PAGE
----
Dementia: Science & Society

Cardiff University hosts five leading researchers in dementia and alzheimers to showcase their current findings

By Holly Giles

Last week the Royal Society of Biology returned to Cardiff University’s School of Biosciences for a panel event of five of Wales’ top researchers in dementia and alzheimers. The event highlighted current understanding of the condition but also how far we have to go to understand it fully and completely support patients. There are currently 850,000 people in the UK living with dementia meaning 1 in 75 of us are living with the condition but it currently consumes 20% of the NHS’ budget annually. This highlights the need for drastic research and remedies to cut back the millions spent by the NHS each year. 


The first talk was from infection and immunology specialist Dr Matthew Clement. He provided background to the condition and explained that alzheimers occurs when the brain is inflamed. Unlike inflammation after a cut on your hand, the brain is unable to swell as the cranial space traps the brain and means it cannot grow in size. This increases the pressure in the brain and leads to an increased permeability in the Blood Brain Barrier (BBB). This BBB is normally tightly controlled meaning substances in the blood cannot travel to the brain but in cases of neuroinflammation pathogens can freely travel across the BBB and into the brain to alter brain activity. It is Clement’s belief that infections can influence the protein levels in the brain and alter cognitive decline. He showed this through behavioural studies with mice which when given a specific infection they were unable to recognise new objects as have cognitive impairments; it is not the infection that directly causes the disease but it speeds up the cognitive decline. This changes our perspective on treating Alzheimers as means we need to emphasise treating infections and using over the counter drugs to minimise the spread of infections; these pharmacy drugs could drastically decrease the strains on the NHS for specific dementia medication.


We then heard from Dr Tim Hughes who specialises in the microbiome of the gut and its link to alzheimer’s disease. Recently the scientific community have noticed a link between a healthy gut and a healthy brain. They tested this through using a probiotic on mice given a fatty diet and saw that probiotics improve inflammation and return cognition to normal levels. He was quick to emphasise this is “not a magic bullet” but that “the take home message is that diet is incredibly important but that probiotics help maintain a healthy gut”.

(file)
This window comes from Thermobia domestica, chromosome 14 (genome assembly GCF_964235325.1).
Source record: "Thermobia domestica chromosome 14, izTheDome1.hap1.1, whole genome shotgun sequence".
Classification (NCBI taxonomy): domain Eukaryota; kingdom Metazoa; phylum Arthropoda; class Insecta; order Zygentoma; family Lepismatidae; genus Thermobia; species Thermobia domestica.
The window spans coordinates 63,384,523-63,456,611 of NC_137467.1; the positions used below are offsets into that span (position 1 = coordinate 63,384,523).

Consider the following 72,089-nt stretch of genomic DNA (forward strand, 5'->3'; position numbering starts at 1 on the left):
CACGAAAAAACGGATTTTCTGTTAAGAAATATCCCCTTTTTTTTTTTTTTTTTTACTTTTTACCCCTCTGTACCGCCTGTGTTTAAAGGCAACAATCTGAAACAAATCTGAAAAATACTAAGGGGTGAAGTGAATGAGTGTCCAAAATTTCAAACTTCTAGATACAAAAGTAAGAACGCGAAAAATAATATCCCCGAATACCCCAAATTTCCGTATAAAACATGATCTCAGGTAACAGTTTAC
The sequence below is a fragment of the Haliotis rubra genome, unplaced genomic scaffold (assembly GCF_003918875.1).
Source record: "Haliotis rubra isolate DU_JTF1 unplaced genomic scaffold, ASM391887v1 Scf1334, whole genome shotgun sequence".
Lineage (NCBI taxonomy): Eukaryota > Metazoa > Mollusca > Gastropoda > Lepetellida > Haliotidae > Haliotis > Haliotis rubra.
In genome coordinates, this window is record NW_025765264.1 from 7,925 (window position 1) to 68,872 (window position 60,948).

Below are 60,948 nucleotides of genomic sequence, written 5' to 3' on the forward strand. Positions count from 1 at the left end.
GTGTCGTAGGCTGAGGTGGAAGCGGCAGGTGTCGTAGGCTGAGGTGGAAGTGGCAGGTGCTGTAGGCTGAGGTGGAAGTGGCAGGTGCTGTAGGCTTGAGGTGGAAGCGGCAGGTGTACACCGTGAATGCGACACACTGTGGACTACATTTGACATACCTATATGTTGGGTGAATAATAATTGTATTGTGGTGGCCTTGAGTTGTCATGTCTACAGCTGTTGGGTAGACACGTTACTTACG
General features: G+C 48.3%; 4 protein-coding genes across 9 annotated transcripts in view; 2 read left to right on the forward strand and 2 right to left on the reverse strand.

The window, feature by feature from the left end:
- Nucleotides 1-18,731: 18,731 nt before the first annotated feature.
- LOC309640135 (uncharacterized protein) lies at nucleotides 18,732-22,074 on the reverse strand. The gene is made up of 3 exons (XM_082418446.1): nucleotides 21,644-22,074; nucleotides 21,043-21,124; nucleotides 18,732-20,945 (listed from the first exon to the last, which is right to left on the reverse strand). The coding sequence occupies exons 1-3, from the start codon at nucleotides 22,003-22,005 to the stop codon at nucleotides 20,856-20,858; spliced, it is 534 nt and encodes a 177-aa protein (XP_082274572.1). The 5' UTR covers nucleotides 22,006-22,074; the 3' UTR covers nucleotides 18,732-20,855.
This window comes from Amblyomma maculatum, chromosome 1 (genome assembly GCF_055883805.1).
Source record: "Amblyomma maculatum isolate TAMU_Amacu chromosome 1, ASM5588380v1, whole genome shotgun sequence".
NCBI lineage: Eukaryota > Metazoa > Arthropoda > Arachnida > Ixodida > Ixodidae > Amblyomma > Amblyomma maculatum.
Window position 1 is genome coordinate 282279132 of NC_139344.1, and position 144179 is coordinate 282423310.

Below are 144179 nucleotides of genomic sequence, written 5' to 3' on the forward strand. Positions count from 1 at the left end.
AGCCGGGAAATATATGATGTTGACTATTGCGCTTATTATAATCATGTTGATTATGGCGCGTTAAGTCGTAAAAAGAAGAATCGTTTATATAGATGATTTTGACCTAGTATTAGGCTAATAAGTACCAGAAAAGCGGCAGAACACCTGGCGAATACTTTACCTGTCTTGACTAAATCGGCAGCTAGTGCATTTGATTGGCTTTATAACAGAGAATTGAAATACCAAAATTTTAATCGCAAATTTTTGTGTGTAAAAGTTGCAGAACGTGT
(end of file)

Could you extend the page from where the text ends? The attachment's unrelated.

These investigations have all used mice as mammalian animal models but Dr Owen Peters, from Cardiff University, encouraged the use of Drosophila Fruit Fly as model organisms instead. They are cheaper to use and easier to manipulate and have 80% of human genes associated with disease are conserved in the drosophila genome. This provides a new opportunity for research into the genetic links behind the condition. They have been able to show a group of genes that contribute to the development of alzheimers through the accumulation of the protein amyloid beta in the brain. With new technology they can turn on these disease genes and see the change in neuronal function; here an instantaneous neuronal process changes to take ten seconds, reflecting the decline in cognitive function. Although flies cannot tell us everything and cannot reflect cognitive behaviour they can be used to identify risk genes for dementia and as a guide for more expensive mammalian experiments.